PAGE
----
Certainly not. Though we’ll never know how close it got, it felt like New York had an exclusive negotiating window in the middle of November, then failed to pull off a deal (and still won’t include Oswald Peraza in any package).
Waiting for the transaction flurry is understandable … in a way. Once the new CBA is settled, the Yankees will know far more about how much they can spend, what the luxury tax penalties look like, and how desperate free agent stars are to lock onto some ready and willing team.
But what about trades? Is there really any sort of advantage for waiting to pull off a mega-deal? Won’t both sides be a bit more desperate to get a deal done, resulting in some sort of equally-painful double overpay?
The verdict is in, and the Yankees were right to wait to spend, but wrong to wait for this.
Now, they’ve got all sorts of other opponents in the ring for an Olson trade. Atlanta could use the Georgia boy to fill in for Freddie Freeman. The Dodgers could swing a deal if they can’t woo Freeman. The free-wheeling Texas Rangers have shown interest.
And also … the Cleveland … Guardians have emerged this week? Are we sure about that?
Yankees Rumors: Could NY lose Matt Olson to AL dark horse?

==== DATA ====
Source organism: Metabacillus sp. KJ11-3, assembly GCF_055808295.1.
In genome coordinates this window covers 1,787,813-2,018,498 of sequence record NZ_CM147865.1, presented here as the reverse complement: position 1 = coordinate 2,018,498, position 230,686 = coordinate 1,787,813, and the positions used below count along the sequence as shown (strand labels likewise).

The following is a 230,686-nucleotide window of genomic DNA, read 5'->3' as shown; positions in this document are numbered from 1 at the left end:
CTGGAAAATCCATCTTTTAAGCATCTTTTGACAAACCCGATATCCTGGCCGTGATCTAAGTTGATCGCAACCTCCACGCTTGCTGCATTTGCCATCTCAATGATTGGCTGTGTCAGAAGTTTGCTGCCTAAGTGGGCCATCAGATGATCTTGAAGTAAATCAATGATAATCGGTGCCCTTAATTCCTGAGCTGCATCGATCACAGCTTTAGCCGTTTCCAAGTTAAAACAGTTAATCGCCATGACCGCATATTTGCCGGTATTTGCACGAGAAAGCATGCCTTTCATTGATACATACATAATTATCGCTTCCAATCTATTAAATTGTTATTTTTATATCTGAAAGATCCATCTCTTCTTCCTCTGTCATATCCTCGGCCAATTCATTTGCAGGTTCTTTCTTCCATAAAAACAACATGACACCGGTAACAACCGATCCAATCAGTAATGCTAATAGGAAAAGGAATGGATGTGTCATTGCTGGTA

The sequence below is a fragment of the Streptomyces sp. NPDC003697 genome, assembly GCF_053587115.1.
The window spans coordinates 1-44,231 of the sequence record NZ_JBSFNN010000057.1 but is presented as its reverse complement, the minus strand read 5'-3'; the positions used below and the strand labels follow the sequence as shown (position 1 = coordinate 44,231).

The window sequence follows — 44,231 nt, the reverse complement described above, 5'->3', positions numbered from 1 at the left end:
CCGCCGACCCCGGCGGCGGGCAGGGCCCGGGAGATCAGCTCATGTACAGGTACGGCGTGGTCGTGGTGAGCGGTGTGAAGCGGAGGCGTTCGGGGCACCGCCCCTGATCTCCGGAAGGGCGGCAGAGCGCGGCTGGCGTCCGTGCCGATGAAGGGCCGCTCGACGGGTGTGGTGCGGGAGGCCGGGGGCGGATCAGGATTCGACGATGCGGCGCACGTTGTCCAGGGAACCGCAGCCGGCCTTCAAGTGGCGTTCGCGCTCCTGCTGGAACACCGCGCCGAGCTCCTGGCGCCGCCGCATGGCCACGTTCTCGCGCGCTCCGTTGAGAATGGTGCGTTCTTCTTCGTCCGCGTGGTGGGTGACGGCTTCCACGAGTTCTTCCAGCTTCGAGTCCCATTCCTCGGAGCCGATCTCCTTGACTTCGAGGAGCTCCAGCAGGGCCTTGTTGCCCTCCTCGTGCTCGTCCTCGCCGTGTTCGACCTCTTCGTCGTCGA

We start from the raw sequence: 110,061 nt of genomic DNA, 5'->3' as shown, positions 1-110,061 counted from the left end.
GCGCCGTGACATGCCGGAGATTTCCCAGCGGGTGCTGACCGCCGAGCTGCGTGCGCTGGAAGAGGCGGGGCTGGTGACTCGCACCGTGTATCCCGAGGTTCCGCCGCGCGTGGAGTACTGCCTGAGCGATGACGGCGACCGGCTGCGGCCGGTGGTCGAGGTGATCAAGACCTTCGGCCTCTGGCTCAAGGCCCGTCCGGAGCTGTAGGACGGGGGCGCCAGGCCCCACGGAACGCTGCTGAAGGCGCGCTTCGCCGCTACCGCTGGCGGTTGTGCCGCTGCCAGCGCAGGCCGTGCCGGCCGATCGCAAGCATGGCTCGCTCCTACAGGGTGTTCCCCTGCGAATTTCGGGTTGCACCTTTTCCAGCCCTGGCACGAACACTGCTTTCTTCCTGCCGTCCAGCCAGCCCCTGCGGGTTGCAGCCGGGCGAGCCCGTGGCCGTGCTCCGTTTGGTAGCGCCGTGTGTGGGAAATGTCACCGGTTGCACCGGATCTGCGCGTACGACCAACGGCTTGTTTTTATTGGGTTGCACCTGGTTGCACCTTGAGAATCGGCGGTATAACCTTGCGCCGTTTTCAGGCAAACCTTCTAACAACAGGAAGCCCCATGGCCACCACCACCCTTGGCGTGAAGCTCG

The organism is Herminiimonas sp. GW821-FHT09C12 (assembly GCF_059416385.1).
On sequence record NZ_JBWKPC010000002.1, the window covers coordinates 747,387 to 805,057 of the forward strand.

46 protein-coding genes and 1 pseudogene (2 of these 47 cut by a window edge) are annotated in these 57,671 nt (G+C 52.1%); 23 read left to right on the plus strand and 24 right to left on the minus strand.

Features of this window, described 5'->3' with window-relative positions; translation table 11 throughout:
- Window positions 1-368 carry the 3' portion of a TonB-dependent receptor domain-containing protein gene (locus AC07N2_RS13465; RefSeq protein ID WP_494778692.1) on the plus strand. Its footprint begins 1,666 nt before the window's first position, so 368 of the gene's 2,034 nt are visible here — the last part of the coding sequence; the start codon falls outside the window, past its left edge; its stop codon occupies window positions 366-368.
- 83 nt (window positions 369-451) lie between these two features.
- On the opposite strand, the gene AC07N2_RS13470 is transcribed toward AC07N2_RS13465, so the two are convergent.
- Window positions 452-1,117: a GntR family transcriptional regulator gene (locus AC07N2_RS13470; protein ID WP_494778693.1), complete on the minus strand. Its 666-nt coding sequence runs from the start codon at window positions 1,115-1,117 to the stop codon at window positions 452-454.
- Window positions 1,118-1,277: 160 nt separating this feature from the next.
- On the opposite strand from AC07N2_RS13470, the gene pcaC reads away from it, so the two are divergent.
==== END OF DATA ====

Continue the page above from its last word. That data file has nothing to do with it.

According to Guardians insider Paul Hoynes … the theoretical framework of a Cleveland trade for Olson could work, though our guard is still up on this one.
After all, don’t treat Hoynes’ musings as gospel. He’s paid to write about the Guardians. He’s paid to speculate about ways to make them better. The verbiage he uses to describe this trade feels very conditional. “If X, Then Y, Then…”
If you ask us, though he’s a legitimate reporter, Hoynes’ words hold as much weight here as any fanalyst’s here; this isn’t Jack Curry dropping breadcrumbs. It’s hope for a better tomorrow, knowing Cleveland’s in a place to take advantage of Oakland’s slippage.
Here’s what Hoynes wrote about the potential trade verbatim:
"If the A’s are going to rebuild as has been speculated, Olson would certainly look good hitting in the middle of the Guards’ lineup. If a deal did take place, first baseman Bobby Bradley would probably be one of the players headed to the A’s along with a middle infielder and possibly a starting pitcher. Olson, with two years of control left, is eligible for arbitration. His salary is projected to be $12 million for 2022."
Cleveland has a path to Olson if they so desire. If they have the chips for a major deal, they’d be better served by saving Nolan Jones for themselves, though, and trading lesser assets for A’s outfielder Ramon Laureano, who’s also reportedly available.
They’ve had an outfield problem in The Land since the days of Grady Sizemore, and that maneuver would give the Guardians a center field captain, rather than topping off an 85-win team with a power-hitting first baseman.
An Olson trade is possible, in theory. But it’s improbable in practice.